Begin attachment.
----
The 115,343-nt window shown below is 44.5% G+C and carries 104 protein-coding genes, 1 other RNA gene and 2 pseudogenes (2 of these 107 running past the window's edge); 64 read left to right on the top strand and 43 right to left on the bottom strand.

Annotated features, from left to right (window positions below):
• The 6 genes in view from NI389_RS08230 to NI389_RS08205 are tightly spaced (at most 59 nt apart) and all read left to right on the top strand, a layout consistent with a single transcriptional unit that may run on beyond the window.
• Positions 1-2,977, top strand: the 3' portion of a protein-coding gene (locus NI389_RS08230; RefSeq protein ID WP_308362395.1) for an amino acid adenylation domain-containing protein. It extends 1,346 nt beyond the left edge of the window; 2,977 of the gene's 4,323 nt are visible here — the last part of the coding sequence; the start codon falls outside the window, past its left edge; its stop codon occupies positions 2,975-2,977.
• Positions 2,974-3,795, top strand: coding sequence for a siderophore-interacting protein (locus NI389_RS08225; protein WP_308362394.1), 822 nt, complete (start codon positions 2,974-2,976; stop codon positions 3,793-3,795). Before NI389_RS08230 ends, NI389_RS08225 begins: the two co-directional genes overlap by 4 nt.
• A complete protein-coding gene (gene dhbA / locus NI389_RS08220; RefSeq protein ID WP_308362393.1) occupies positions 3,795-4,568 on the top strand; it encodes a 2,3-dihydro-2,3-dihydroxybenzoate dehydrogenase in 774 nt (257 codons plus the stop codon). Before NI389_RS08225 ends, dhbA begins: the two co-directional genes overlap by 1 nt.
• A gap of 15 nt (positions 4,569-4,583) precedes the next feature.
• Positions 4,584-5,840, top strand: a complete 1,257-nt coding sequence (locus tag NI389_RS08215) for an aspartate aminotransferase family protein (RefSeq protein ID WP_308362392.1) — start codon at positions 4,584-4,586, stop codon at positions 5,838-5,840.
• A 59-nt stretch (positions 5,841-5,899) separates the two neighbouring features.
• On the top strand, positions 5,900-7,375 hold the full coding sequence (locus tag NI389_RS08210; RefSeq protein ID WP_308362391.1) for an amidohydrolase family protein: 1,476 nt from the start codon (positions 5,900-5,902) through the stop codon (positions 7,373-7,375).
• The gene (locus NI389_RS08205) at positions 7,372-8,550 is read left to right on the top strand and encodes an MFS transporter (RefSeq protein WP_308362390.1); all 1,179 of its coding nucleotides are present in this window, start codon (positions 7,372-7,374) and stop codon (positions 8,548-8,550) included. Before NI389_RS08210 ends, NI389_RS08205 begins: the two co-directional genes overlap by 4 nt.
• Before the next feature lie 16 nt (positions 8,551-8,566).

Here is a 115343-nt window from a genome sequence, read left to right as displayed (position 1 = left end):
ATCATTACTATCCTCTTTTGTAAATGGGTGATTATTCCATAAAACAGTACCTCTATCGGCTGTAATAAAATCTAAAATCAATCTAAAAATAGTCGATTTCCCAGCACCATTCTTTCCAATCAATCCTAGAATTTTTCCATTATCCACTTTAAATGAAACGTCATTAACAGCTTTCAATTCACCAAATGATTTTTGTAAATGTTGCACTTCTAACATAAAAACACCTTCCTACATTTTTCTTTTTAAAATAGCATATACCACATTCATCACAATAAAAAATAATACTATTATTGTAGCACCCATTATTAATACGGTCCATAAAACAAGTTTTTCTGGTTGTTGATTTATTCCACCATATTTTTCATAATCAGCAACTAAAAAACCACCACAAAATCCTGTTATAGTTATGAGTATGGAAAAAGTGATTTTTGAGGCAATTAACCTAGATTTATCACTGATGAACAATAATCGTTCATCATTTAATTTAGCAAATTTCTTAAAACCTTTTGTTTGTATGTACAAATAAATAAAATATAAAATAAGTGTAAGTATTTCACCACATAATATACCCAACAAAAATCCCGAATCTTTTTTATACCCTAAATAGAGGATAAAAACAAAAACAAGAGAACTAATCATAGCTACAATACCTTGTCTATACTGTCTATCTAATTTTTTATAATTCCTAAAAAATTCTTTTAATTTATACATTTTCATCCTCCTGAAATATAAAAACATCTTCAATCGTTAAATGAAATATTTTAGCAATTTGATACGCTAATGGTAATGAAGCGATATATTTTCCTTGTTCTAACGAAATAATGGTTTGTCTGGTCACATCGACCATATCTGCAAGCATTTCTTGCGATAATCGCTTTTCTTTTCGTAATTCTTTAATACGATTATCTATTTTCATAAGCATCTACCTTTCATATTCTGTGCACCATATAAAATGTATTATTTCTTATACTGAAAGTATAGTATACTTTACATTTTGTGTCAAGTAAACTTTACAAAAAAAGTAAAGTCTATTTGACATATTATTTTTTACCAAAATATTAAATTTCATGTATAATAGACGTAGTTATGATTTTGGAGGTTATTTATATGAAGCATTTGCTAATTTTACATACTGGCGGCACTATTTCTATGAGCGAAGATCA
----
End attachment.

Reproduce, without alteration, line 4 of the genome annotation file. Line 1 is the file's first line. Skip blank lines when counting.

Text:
• Positions 1-2,977, top strand: the 3' portion of a protein-coding gene (locus NI389_RS08230; RefSeq protein ID WP_308362395.1) for an amino acid adenylation domain-containing protein. It extends 1,346 nt beyond the left edge of the window; 2,977 of the gene's 4,323 nt are visible here — the last part of the coding sequence; the start codon falls outside the window, past its left edge; its stop codon occupies positions 2,975-2,977.